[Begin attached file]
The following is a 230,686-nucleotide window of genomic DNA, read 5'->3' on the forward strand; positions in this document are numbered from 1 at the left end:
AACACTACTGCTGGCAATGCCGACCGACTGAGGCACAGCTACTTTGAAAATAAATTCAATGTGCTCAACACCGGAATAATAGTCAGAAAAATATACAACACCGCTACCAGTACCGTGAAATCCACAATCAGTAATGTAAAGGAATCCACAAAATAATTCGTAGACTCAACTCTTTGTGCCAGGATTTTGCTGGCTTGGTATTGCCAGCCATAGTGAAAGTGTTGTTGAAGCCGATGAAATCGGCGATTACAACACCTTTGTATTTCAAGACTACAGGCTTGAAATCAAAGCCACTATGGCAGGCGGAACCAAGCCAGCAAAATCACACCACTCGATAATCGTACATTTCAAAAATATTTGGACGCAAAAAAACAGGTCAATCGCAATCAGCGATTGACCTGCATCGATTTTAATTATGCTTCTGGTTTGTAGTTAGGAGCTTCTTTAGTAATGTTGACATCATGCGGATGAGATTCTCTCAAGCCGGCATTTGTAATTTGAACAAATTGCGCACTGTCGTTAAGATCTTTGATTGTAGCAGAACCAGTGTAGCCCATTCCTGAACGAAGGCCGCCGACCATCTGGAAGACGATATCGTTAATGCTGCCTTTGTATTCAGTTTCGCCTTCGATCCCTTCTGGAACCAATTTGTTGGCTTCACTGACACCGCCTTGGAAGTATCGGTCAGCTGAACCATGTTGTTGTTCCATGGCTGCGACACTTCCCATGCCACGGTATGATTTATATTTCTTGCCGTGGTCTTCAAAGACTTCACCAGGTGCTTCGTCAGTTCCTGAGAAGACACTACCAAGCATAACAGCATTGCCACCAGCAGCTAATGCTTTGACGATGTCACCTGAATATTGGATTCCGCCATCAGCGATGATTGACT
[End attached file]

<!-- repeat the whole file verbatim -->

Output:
The following is a 230,686-nucleotide window of genomic DNA, read 5'->3' on the forward strand; positions in this document are numbered from 1 at the left end:
AACACTACTGCTGGCAATGCCGACCGACTGAGGCACAGCTACTTTGAAAATAAATTCAATGTGCTCAACACCGGAATAATAGTCAGAAAAATATACAACACCGCTACCAGTACCGTGAAATCCACAATCAGTAATGTAAAGGAATCCACAAAATAATTCGTAGACTCAACTCTTTGTGCCAGGATTTTGCTGGCTTGGTATTGCCAGCCATAGTGAAAGTGTTGTTGAAGCCGATGAAATCGGCGATTACAACACCTTTGTATTTCAAGACTACAGGCTTGAAATCAAAGCCACTATGGCAGGCGGAACCAAGCCAGCAAAATCACACCACTCGATAATCGTACATTTCAAAAATATTTGGACGCAAAAAAACAGGTCAATCGCAATCAGCGATTGACCTGCATCGATTTTAATTATGCTTCTGGTTTGTAGTTAGGAGCTTCTTTAGTAATGTTGACATCATGCGGATGAGATTCTCTCAAGCCGGCATTTGTAATTTGAACAAATTGCGCACTGTCGTTAAGATCTTTGATTGTAGCAGAACCAGTGTAGCCCATTCCTGAACGAAGGCCGCCGACCATCTGGAAGACGATATCGTTAATGCTGCCTTTGTATTCAGTTTCGCCTTCGATCCCTTCTGGAACCAATTTGTTGGCTTCACTGACACCGCCTTGGAAGTATCGGTCAGCTGAACCATGTTGTTGTTCCATGGCTGCGACACTTCCCATGCCACGGTATGATTTATATTTCTTGCCGTGGTCTTCAAAGACTTCACCAGGTGCTTCGTCAGTTCCTGAGAAGACACTACCAAGCATAACAGCATTGCCACCAGCAGCTAATGCTTTGACGATGTCACCTGAATATTGGATTCCGCCATCAGCGATGATTGACT